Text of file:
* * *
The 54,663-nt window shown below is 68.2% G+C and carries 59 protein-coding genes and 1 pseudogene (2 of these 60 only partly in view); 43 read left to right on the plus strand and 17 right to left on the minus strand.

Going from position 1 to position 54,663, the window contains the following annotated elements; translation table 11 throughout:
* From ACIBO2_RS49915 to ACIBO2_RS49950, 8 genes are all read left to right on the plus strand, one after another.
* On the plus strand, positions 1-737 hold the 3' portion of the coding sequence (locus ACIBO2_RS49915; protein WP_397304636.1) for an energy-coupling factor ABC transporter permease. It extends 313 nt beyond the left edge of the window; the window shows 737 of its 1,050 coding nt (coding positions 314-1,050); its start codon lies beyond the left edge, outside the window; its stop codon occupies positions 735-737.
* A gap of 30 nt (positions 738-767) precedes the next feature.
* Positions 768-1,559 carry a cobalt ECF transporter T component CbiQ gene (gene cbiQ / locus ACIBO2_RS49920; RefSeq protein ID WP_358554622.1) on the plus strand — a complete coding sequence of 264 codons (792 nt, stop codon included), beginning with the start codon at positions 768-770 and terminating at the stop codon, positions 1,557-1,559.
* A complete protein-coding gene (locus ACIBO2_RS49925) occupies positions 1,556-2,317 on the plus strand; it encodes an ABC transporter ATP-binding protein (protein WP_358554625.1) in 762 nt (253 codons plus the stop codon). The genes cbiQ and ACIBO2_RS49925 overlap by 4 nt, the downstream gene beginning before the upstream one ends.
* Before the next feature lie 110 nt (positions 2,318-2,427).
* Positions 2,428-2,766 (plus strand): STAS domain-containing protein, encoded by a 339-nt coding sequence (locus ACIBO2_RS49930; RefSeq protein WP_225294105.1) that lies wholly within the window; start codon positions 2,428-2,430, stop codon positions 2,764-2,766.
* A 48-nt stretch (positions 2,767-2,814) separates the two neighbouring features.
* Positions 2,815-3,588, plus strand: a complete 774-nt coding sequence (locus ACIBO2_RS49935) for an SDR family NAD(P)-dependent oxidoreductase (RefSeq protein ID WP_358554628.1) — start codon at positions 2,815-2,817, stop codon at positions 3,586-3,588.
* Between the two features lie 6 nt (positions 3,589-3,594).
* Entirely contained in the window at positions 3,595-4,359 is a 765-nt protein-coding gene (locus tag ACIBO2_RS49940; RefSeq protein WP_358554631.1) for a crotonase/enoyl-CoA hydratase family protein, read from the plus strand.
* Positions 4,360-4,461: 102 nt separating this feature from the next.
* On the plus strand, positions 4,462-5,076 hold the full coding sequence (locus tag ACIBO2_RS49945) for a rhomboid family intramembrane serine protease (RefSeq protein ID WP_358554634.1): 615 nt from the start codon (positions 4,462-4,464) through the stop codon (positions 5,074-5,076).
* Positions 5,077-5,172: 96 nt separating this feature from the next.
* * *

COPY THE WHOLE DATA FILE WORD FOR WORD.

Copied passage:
The 54,663-nt window shown below is 68.2% G+C and carries 59 protein-coding genes and 1 pseudogene (2 of these 60 only partly in view); 43 read left to right on the plus strand and 17 right to left on the minus strand.

Going from position 1 to position 54,663, the window contains the following annotated elements; translation table 11 throughout:
* From ACIBO2_RS49915 to ACIBO2_RS49950, 8 genes are all read left to right on the plus strand, one after another.
* On the plus strand, positions 1-737 hold the 3' portion of the coding sequence (locus ACIBO2_RS49915; protein WP_397304636.1) for an energy-coupling factor ABC transporter permease. It extends 313 nt beyond the left edge of the window; the window shows 737 of its 1,050 coding nt (coding positions 314-1,050); its start codon lies beyond the left edge, outside the window; its stop codon occupies positions 735-737.
* A gap of 30 nt (positions 738-767) precedes the next feature.
* Positions 768-1,559 carry a cobalt ECF transporter T component CbiQ gene (gene cbiQ / locus ACIBO2_RS49920; RefSeq protein ID WP_358554622.1) on the plus strand — a complete coding sequence of 264 codons (792 nt, stop codon included), beginning with the start codon at positions 768-770 and terminating at the stop codon, positions 1,557-1,559.
* A complete protein-coding gene (locus ACIBO2_RS49925) occupies positions 1,556-2,317 on the plus strand; it encodes an ABC transporter ATP-binding protein (protein WP_358554625.1) in 762 nt (253 codons plus the stop codon). The genes cbiQ and ACIBO2_RS49925 overlap by 4 nt, the downstream gene beginning before the upstream one ends.
* Before the next feature lie 110 nt (positions 2,318-2,427).
* Positions 2,428-2,766 (plus strand): STAS domain-containing protein, encoded by a 339-nt coding sequence (locus ACIBO2_RS49930; RefSeq protein WP_225294105.1) that lies wholly within the window; start codon positions 2,428-2,430, stop codon positions 2,764-2,766.
* A 48-nt stretch (positions 2,767-2,814) separates the two neighbouring features.
* Positions 2,815-3,588, plus strand: a complete 774-nt coding sequence (locus ACIBO2_RS49935) for an SDR family NAD(P)-dependent oxidoreductase (RefSeq protein ID WP_358554628.1) — start codon at positions 2,815-2,817, stop codon at positions 3,586-3,588.
* Between the two features lie 6 nt (positions 3,589-3,594).
* Entirely contained in the window at positions 3,595-4,359 is a 765-nt protein-coding gene (locus tag ACIBO2_RS49940; RefSeq protein WP_358554631.1) for a crotonase/enoyl-CoA hydratase family protein, read from the plus strand.
* Positions 4,360-4,461: 102 nt separating this feature from the next.
* On the plus strand, positions 4,462-5,076 hold the full coding sequence (locus tag ACIBO2_RS49945) for a rhomboid family intramembrane serine protease (RefSeq protein ID WP_358554634.1): 615 nt from the start codon (positions 4,462-4,464) through the stop codon (positions 5,074-5,076).
* Positions 5,077-5,172: 96 nt separating this feature from the next.